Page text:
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Naomi Osaka is one of the most prominent young stars in tennis and the highest paid female athlete in the world. Despite the misbelief that certain people, particularly wealthy and successful ones, are immune to mental health struggles, Osaka revealed she has been living with depression.
To protect her mental health, Osaka announced last week she would not "do any press" during the French Open. She was fined $15,000, threatened with harsher penalties and eventually withdrew from the tournament.
Fingers have been pointed in nearly every direction. Many elite athletes and sports journalists have weighed in on her decision, some more sympathetic than others.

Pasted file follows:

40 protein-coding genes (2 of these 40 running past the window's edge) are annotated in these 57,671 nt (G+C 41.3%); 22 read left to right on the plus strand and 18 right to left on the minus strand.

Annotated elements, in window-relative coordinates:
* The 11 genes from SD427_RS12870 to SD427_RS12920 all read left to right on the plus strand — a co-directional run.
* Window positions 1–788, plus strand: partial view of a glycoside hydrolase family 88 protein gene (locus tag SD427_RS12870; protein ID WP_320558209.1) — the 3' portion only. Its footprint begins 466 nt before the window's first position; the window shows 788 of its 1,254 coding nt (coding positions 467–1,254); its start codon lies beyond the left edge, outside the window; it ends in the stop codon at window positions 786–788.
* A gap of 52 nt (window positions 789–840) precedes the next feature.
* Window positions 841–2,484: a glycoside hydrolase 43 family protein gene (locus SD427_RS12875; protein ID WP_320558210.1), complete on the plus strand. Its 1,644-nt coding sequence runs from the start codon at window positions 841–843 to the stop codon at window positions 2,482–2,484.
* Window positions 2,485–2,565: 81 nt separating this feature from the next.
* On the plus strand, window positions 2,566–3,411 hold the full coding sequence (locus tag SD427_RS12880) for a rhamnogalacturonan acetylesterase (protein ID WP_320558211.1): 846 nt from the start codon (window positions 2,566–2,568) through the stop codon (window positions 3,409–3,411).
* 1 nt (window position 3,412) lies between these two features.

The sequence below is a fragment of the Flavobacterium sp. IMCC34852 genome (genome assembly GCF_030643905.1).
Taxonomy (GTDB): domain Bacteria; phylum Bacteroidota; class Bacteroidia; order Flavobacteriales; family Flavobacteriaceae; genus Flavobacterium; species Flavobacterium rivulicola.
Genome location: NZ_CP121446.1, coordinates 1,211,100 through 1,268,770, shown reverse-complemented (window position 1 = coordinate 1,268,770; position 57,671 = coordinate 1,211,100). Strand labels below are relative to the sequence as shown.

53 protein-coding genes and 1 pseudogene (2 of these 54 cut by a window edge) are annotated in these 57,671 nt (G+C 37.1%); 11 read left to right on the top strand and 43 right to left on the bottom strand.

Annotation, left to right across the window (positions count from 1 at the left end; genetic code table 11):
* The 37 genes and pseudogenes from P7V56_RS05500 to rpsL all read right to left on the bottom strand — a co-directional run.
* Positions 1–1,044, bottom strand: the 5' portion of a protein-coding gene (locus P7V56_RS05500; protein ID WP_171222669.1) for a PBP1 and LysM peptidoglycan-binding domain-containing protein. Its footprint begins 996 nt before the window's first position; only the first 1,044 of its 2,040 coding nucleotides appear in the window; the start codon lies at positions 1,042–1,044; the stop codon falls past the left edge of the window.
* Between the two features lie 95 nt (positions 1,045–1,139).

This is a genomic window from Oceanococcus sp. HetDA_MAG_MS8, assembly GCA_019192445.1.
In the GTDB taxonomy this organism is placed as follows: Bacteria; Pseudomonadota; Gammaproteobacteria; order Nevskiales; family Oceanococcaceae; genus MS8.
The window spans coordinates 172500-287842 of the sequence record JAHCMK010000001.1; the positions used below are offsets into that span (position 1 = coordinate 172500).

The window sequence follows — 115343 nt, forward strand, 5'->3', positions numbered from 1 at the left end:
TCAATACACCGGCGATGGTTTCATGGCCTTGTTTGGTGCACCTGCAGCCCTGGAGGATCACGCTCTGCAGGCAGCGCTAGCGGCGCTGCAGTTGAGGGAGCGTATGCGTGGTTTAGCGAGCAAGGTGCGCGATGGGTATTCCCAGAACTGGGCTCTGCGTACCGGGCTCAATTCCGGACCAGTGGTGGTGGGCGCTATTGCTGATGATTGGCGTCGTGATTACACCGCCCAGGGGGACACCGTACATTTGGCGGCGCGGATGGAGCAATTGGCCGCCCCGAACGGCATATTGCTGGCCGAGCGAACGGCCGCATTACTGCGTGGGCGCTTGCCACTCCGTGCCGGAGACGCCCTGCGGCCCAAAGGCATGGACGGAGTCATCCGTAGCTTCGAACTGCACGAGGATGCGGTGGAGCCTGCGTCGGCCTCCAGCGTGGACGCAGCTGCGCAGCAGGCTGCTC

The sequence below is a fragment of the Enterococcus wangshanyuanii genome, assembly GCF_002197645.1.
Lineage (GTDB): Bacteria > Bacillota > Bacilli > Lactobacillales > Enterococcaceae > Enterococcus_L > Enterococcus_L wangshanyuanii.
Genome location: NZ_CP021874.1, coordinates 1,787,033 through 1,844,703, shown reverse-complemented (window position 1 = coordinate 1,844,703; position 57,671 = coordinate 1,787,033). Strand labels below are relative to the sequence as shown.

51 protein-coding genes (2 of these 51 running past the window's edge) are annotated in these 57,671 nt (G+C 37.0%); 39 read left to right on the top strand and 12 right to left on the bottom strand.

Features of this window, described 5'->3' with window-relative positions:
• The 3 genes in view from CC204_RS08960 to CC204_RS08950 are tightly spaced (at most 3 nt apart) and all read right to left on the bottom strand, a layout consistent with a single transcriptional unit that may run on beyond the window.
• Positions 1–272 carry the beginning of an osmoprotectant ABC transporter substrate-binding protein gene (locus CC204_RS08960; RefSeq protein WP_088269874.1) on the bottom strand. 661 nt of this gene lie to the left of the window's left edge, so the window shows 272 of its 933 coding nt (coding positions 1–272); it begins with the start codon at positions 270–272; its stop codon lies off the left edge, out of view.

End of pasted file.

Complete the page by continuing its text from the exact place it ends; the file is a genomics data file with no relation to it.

Some argue Osaka should have been upfront about her depression and gone directly to French Open officials rather than announce her decision on social media. Others have said tennis officials should have kept their views private, so not to create more media attention for an athlete who has said she is struggling with media scrutiny. Others argue the media should be held accountable. Sports journalist Julie DiCaro told NPR the media was somewhat culpable and could stand to make space for athletes of color to question the merits of rules that take a greater toll on them than on their white counterparts.